The firm’s annual report uses factors such as brand strength, market share and royalty rates to evaluate the year’s 25 most valuable restaurant brands throughout the globe.
“Restaurant brands have faced continued challenges throughout the last few years, from the COVID-19 pandemic induced lockdowns, to rising inflation and supply chain issues,” said Richard Haigh, managing director of Brand Finance. “Despite this, some of the world’s largest restaurant brands, such as Starbucks, have successfully navigated these difficulties to achieve solid brand value growth. In order to sustain success going forward, restaurant brands must increasingly cater to the higher standards for sustainability that consumers are demanding when it comes to the food they eat and drink.”
After holding the top spot among the most valuable restaurant brands for the past six years, No. 1-ranked Starbucks has further strengthened its hold in the category. Brand Finance found Starbuck’s brand value increased 17%, up to $53.4 billion through 2022, widening the gap between itself and McDonald’s Corp., the second most valuable restaurant brand.
Starbucks’ value also has grown 30% higher than its pre-pandemic levels, which the report attributed to the company’s reinvention strategy unveiled in September 2022. Plans for the reinvention include investing $450 million into existing US stores in 2023, with further investments in 2024 and 2025; exploring growth opportunities in cafe, pick up, delivery-only and drive-thru only concepts; and capitalizing on increased demand for customized cold beverages that accounted for 75% of total beverage sales in US company-operated stores.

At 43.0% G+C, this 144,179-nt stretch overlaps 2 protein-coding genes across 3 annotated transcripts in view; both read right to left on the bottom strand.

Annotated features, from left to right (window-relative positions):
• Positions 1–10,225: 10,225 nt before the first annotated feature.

“The premium customized cold coffee opportunity ahead for Starbucks all around the world is simply enormous,” said Howard D. Schultz, founder and then interim chief executive officer, in an earnings call on Aug. 2.
Conversely, McDonald’s saw its brand value decline 7% to $36.9 billion versus last year. Brand Finance cites McDonald’s decision to raise prices, due to supply chain issues and inflationary pressures, as a likely cause for the value decrease.
“Because of the macro-economic difficulties faced by the brand and market instability, McDonald’s has raised prices on several popular menu items over the last 12 months,” Brand Finance said. “For a restaurant brand whose identity has relied upon low-priced products, this decision has not been taken lightly amongst consumers.”
The report’s forecast for McDonald’s is not all doom and gloom, however. Brand Finance sees opportunities for growth through McDonald’s “Accelerating the Arches 2.0” strategy, which emphasizes the company’s digital sales channels that made up one-third of systemwide sales across its top six markets.
Among the remaining top five restaurant brands, No. 3 Kentucky Fried Chicken, No. 4 Domino’s and No. 5 Subway, only Domino’s had any change in its brand value, a meager 1% increase. Within the report’s top 10, Restaurant Brands International, Inc.’s Tim Hortons (No. 7) and Burger King (No. 9) saw the biggest increases in value, growing 38% and 39%, respectively.
Fellow Restaurant Brands company Popeyes was named one of the report’s top three fastest growing brands, as determined by change in value. The fried chicken brand’s value grew 49%, to $1.8 billion from 2022, up 96% from its value before the pandemic. Factors behind its growth include improved brand visibility, the brand’s decision to re-enter the Chinese market and its planned expansions into international targets like Indonesia, South Korea and France.
“(Popeyes) has focused particularly on its social media outreach, proving extremely popular amongst customers, and increasing its talkability and brand awareness,” Brand Finance said.
The other fastest growing brands include Jollibee at No. 2, up 53% in value versus last year, and Texas Roadhouse at No.1, up 56%. Both brands’ values have grown primarily as a result of their respective expansion strategies, with Jollibee focusing on China and the United States while Texas Roadhouse eyes less populated US markets.
“Texas Roadhouse has begun to expand into smaller markets, which it sees as regions with populations between 40,000 and 60,000, in which it has been received well by receptive consumers,” Brand Finance said. “This growth trajectory has resulted in an increase in revenue forecast, and continued projection of authentic brand values.”
By Caleb Wilson